In fact I think they have become de facto public squares, by their own design. They will probably welcome the ruling, it relives them of a constant source of headache, cost, and bad publicity (they lose no matter what they decide about a post), leaving them free to maximize ad revenue. They will probably be more than happen to say “sorry out of out hands.”

    1. Nothing actually stops them from maximizing ad revenue. They weren’t actually forced to go down this road, they chose it. After years of growth fueled by maximizing revenue by being a pretty good service to their customers, they woke up one day and realized that it had given them power.

      And they decided to use it.

      Now they’re not about maximizing monetary revenue. They’re trying to maximize “Warp society and politics in directions we want” revenue.

      The nice thing about “warping society” revenue is, it’s not taxable.

      1. Now they’re not about maximizing monetary revenue. They’re trying to maximize “Warp society and politics in directions we want” revenue.

        You keep saying this, but there is no reason why this isn’t an attempt to maintain their revenue stream in the face of people leaving the platform.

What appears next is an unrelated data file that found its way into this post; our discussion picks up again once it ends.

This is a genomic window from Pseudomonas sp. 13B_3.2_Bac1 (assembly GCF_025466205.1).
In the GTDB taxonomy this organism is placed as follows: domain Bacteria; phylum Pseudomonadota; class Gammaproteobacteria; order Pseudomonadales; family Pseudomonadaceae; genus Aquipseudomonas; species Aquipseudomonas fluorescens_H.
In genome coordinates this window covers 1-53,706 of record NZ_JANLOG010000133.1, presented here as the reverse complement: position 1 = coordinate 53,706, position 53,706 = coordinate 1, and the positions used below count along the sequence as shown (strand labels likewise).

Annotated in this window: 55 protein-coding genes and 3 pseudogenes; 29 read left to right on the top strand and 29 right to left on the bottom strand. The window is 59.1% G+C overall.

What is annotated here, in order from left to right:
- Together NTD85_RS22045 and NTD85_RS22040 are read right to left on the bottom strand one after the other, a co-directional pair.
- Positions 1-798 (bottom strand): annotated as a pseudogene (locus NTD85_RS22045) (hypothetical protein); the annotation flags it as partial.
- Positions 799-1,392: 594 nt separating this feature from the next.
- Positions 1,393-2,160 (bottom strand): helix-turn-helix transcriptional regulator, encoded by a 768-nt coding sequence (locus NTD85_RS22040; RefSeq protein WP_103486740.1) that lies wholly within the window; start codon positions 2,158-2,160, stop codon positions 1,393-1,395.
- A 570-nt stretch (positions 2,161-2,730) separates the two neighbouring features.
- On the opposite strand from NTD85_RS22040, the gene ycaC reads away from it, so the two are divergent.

1. How can it be an attempt to maintain a revenue stream in the face of people leaving the platform, when it’s the reason people are leaving the platform in the first place?

          1. It’s not. It’s the reason Nazi sympathizers are leaving the platform. And that increases the desire of other people to remain on the platform.

            Your comment is as asinine as arguing that a baseball stadium that kicks out a bunch of drunk people fighting in the bleachers must have a secret ulterior motive; they not be trying to maximize revenue because, after all, if they wanted to do so they wouldn’t eject paying customers.

            1. ” It’s the reason Nazi sympathizers are leaving the platform. ”

              Give it a rest, already. It isn’t just Nazis platforms like Facebook or Twitter censor. They really are censoring mainstream opinions and topics. They started censoring a private group I was in, and none of us were remotely Nazis, just crusty old engineers with libertarian tendencies.

              Oh, and do you think the reason the ACLU defended the Nazis’ right to march through Skokie was that they were Nazi sympathizers? You defend the rights of people you don’t like, because somebody doesn’t like you, too, and if people who aren’t liked don’t have rights, nobody does.

        2. it could be, but severely limiting the kind of things people may post on the platform seems like an odd way to encourage people to be more active on it. And for a platform whose business model is selling ads, it is even odder to limit what sort of ads can be run, based on viewpoints.

    2. Um, no. Having Nazi speech on Facebook does not “maximize ad revenue” for Facebook. Them saying “Sorry, out of our hands” does not make users want to see said speech or advertisers want to advertise next to it.

      1. Two problems with your stance: